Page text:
…… makePayment(..)
Finding Associations –Common
Associations List
Category Examples
A is a physical/logical part of B SalesLineItem - Sale
A is physically contained in/on B POS - Store
A is logically contained in B ItemDescription - catalog
A is a description of B ItemDescription - Item
A is a line item of a transaction
or report B SalesLineItem - Sale
A is known/logged/recorded/
captured in B Sale - POS
A is a member of B Cashier - Store
... * High-priority associations
Multiplicity
• Multiplicity defines
POS Stocks Sale how many instances of
1 * a type A can be
associated with one
T instance of a type B, at
* a particular moment in
time
T T
5 • For example, a single
1..*
instance of a Store can
T T be associated with
1..40 3,5,8 “many” (zero or more)
Item instances
Naming Associations
• Name an association based
on a TypeName-VerbPhrase-
Store
TypeName format
• Association names should
1
start with a capital letter
Contains
• A verb phrase should be
1..* constructed with hyphens
• The default direction to read
POS
an association name is left to
1 right, or top to bottom.
Captures
1..*
Paid-by
Sale CreditCard
1 1
Multiple Associations Between Two
Types
• It is not uncommon to have multiple associations
between two types

• In the example, not every flight is guaranteed to land at


an airport.

Flies-to 0..1
*
Flight Air[port
Flies-from
* 1
Attributes
• An attribute is a logical data value of an object
• Include the following attributes: those for which the
requirements suggest or imply a need to remember
information.
• For example, a Sales receipt normally includes a date
and time
• The Sale concept would need a date and time attribute

Sale

date
time
Valid Attribute Types
• Keep attributes simple
• The type of an attribute should not normally be a complex
domain concept, such as Sale or Airport
• Attributes in a Domain Model should preferably be:
o Pure data values: Boolean, Date, Number, String, …
o Simple attributes: color, phone number, zip code,
universal product code (UPC), ...

Cashier Cashier Register

name name uses Number


currentRegister

Invalid – not
simple attribute
NextGen POS Domain Model
Records­sale­of 

Product
Ledger Product Description
Catalog Contains
1 itemID
1..*
description
1 1
1 price
0..1 Records­
Used­by Describes
accounts­
Sales for * *
LineItem Store
Item
Stocks
quantity 1 name
address
1
* 1..*
1..*
1
Contained­in Logs­ Houses
1 completed 1..*

Sale * Register

dateTime Captured­on id
0..1 1
/ total
1
1 1
Is­for  Works­on
Paid­by

1 1 1

CashPayment Customer Cashier

amountTendered id
System Behavior and
System Sequence Diagrams (SSDs)
• A sequence diagram is a picture that shows, for a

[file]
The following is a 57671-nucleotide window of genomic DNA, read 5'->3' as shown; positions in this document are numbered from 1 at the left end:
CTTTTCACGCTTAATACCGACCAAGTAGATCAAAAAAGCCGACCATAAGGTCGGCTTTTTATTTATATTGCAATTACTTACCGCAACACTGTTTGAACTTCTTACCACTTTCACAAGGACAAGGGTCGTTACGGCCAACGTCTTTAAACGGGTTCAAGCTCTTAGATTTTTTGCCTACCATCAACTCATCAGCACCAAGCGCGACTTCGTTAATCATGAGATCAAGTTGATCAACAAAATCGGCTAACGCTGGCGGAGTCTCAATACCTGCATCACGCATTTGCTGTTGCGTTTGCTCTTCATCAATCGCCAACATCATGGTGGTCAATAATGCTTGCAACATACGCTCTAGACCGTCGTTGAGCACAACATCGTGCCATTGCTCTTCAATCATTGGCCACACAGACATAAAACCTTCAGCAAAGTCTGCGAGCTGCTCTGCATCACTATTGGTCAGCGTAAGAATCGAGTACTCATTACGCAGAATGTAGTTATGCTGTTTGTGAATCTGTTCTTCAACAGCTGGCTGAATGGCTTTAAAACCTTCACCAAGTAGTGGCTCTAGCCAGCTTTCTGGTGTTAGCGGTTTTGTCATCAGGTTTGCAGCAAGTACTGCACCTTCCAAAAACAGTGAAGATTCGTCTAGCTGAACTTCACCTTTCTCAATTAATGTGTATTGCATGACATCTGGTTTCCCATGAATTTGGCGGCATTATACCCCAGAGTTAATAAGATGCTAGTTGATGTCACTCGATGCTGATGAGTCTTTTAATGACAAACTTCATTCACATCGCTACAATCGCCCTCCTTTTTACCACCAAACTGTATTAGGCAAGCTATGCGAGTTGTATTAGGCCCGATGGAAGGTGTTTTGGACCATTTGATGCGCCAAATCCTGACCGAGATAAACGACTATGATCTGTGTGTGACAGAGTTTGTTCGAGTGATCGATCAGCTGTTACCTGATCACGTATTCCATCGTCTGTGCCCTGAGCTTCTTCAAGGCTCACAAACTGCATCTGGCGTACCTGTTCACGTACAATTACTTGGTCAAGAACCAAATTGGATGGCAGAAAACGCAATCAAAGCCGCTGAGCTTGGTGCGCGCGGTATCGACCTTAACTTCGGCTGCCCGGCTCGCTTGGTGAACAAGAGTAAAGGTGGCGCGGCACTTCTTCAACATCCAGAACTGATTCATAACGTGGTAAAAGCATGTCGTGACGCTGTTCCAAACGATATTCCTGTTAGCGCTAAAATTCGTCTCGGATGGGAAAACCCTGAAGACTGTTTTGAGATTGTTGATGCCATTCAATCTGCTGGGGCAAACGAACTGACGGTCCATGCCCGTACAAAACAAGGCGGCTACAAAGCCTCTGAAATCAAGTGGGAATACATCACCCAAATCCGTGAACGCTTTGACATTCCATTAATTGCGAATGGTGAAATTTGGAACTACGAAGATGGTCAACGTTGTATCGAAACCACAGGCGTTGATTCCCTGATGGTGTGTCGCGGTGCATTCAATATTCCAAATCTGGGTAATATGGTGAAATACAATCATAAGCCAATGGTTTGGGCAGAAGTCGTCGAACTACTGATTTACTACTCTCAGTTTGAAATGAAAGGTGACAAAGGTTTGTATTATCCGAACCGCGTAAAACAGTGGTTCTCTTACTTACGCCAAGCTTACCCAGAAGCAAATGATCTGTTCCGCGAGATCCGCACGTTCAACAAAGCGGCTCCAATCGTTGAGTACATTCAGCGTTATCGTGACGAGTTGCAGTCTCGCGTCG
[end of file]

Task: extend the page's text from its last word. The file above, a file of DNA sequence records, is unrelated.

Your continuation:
particular scenario of a use case, the events that
external actors generate, their order, and possible
inter-system events

• All systems are treated as a black box; the diagram


places emphasis on events that cross the system
boundary from actors to systems
SSD for a Process Sale scenario
system as black box

the name could be "NextGenPOS" but "System" keeps it 
simple

the ":" and underline imply an instance, and are explained in a 
later chapter on sequence diagram notation in the UML

external actor to  Process Sale Scenario
system

: Cashier :System

makeNewSale

a UML loop  loop [ more items ]


interaction  enterItem(itemID, quantity)
frame, with a 
boolean guard 
expression description, total

endSale a message with  
parameters
return value(s) 
associated with the  it is an abstraction 
previous message total with taxes
representing the 
system event of 
an abstraction that  entering the 
ignores presentation  makePayment(amount)
payment data by 
and medium    some mechanism
the return line is  change due, receipt
optional if nothing is 
returned
Use Case Diagram
system boundary NextGen POS communication

Process Sale alternate
notation for 
Customer a computer 
Payment system actor
Authorization
Service
Handle Returns
«actor»
actor Tax Calculator
Cashier

«actor»
Cash In Accounting
System
Manager
«actor»
«actor» Analyze Activity
HR System
Sales Activity
System 

Manage Security

System Manage Users
Administrator use case
. . .
SSDs derived from use cases

Process Sale Scenario
: Cashier :System

makeNewSale
Simple cash­only Process Sale scenario:
loop [ more items ]
1. Customer arrives at a POS checkout  enterItem(itemID, quantity)
with goods and/or services to purchase.
2. Cashier starts a new sale.
3. Cashier enters item identifier. description, total
4. System records sale line item and 
presents item description, price, and 
running total. 
Cashier repeats steps 3­4 until indicates 
done. endSale
5. System presents total with taxes 
calculated.
6. Cashier tells Customer the total, and  total with taxes
asks for payment.
7. Customer pays and System handles 
payment. makePayment(amount)
...

change due, receipt
Naming System Events and
Operations
• The set of all required system operations is
determined by identifying the system events
– makeNewSale()
– addLineItem(itemID, quantity)
– endSale()
– makePayment(amount)
Choosing events and names

:System
: Cashier
better name
enterItem(itemID, quantity)

scan(itemID, quantity)

worse name